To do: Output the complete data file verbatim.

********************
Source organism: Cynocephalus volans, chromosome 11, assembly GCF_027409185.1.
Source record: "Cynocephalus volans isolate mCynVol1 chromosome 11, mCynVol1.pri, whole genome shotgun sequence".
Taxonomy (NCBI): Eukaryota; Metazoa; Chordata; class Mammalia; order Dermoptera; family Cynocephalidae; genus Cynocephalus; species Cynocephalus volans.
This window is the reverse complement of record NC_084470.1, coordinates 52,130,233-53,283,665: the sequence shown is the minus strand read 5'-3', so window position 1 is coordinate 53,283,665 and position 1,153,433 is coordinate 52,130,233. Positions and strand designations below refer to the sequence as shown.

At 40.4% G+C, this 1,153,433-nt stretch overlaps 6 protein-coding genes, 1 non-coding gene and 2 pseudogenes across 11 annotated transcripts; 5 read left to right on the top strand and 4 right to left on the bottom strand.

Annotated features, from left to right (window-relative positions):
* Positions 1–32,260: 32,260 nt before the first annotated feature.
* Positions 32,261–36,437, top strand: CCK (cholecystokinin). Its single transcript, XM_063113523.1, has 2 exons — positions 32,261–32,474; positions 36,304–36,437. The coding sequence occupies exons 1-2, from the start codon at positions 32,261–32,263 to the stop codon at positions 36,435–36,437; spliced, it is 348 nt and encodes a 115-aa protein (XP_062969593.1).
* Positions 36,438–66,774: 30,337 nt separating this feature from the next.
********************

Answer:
Source organism: Cynocephalus volans, chromosome 11, assembly GCF_027409185.1.
Source record: "Cynocephalus volans isolate mCynVol1 chromosome 11, mCynVol1.pri, whole genome shotgun sequence".
Taxonomy (NCBI): Eukaryota; Metazoa; Chordata; class Mammalia; order Dermoptera; family Cynocephalidae; genus Cynocephalus; species Cynocephalus volans.
This window is the reverse complement of record NC_084470.1, coordinates 52,130,233-53,283,665: the sequence shown is the minus strand read 5'-3', so window position 1 is coordinate 53,283,665 and position 1,153,433 is coordinate 52,130,233. Positions and strand designations below refer to the sequence as shown.

At 40.4% G+C, this 1,153,433-nt stretch overlaps 6 protein-coding genes, 1 non-coding gene and 2 pseudogenes across 11 annotated transcripts; 5 read left to right on the top strand and 4 right to left on the bottom strand.

Annotated features, from left to right (window-relative positions):
* Positions 1–32,260: 32,260 nt before the first annotated feature.
* Positions 32,261–36,437, top strand: CCK (cholecystokinin). Its single transcript, XM_063113523.1, has 2 exons — positions 32,261–32,474; positions 36,304–36,437. The coding sequence occupies exons 1-2, from the start codon at positions 32,261–32,263 to the stop codon at positions 36,435–36,437; spliced, it is 348 nt and encodes a 115-aa protein (XP_062969593.1).
* Positions 36,438–66,774: 30,337 nt separating this feature from the next.